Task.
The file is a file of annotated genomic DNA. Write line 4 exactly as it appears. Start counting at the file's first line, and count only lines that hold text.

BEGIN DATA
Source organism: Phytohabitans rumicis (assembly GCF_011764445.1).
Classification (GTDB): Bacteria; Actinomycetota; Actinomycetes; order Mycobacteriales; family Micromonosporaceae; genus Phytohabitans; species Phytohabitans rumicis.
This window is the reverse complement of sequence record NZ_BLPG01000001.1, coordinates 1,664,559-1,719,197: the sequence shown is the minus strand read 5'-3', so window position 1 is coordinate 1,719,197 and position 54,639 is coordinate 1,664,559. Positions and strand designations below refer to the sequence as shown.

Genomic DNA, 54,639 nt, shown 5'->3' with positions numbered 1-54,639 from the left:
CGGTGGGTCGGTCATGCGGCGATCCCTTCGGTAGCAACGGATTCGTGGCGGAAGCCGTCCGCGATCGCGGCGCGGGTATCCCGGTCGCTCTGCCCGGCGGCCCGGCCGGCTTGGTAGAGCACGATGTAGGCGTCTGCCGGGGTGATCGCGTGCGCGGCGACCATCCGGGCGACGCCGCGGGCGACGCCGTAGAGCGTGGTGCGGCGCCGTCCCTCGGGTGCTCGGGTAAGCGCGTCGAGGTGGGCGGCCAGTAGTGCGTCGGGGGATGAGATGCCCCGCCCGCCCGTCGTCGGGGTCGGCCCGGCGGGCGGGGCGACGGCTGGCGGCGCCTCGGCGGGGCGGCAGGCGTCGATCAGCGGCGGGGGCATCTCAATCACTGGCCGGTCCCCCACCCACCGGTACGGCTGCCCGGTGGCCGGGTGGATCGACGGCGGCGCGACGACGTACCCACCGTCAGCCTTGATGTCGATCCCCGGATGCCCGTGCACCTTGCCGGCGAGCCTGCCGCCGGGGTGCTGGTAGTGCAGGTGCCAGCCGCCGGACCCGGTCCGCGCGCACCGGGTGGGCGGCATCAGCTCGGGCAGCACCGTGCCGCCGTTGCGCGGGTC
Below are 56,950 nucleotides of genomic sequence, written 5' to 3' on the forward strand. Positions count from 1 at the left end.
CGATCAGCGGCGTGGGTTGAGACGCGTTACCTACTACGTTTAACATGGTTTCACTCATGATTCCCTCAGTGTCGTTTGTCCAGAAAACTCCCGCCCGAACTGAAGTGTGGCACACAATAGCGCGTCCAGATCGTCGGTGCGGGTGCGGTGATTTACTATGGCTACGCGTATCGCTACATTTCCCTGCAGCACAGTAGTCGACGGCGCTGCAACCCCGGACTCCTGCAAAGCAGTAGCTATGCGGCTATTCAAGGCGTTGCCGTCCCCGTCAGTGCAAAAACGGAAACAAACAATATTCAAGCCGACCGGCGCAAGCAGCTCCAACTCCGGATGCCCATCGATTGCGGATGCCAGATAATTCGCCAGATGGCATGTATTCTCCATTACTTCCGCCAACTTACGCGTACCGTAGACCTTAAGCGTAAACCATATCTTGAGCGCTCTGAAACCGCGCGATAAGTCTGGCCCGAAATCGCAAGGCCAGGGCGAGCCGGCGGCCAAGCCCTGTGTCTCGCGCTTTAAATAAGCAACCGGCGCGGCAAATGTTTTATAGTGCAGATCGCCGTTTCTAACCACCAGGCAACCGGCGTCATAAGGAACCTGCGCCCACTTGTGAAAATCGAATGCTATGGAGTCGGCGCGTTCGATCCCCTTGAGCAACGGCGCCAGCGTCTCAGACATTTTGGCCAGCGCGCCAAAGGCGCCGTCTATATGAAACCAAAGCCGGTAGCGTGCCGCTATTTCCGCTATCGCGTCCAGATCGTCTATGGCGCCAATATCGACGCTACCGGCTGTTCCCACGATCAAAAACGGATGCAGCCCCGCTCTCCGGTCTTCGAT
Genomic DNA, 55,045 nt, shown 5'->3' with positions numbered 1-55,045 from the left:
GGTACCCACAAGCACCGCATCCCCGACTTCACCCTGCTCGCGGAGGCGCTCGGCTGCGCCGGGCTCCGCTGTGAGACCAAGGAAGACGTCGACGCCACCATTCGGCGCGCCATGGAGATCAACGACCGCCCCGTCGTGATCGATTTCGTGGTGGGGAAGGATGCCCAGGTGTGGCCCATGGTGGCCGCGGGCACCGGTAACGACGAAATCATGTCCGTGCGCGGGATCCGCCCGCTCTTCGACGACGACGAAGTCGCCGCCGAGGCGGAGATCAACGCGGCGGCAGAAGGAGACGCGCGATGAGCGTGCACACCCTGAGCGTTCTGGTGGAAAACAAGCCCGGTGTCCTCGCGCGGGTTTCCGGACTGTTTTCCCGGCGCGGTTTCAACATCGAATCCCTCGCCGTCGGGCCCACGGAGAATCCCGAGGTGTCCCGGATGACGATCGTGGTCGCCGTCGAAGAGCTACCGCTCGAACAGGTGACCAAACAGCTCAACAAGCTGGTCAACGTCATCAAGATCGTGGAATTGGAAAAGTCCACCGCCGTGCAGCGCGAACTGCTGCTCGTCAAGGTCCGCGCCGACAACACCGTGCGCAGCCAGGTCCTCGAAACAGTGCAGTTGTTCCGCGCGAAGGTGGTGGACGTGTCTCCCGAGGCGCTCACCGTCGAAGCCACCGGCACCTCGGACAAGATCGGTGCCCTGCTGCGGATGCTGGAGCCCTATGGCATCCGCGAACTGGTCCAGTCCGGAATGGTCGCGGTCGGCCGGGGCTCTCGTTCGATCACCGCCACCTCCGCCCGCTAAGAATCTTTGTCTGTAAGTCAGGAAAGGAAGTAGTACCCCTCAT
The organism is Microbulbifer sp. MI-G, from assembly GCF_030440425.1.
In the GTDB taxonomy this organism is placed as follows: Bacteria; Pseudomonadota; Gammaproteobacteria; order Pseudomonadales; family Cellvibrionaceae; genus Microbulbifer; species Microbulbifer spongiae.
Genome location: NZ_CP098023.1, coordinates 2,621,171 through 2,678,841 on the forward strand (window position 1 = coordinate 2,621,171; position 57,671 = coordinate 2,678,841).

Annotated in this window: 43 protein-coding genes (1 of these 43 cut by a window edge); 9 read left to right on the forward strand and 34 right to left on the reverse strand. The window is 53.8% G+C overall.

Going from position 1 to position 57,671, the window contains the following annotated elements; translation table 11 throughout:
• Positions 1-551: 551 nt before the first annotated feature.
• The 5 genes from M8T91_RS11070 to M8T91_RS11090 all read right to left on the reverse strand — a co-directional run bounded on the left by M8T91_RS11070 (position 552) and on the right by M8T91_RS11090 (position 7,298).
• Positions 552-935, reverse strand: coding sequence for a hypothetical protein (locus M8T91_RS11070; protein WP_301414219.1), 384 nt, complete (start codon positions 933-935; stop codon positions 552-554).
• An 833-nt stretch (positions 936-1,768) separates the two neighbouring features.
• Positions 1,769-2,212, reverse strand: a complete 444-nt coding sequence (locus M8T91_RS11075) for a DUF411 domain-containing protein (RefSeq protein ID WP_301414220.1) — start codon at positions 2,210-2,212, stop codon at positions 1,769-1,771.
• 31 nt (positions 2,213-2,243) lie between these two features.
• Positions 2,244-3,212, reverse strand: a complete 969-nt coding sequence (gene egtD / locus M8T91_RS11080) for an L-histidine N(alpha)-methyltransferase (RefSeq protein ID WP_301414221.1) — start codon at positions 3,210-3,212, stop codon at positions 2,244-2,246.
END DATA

Genomic DNA, 54,639 nt, shown 5'->3' with positions numbered 1-54,639 from the left: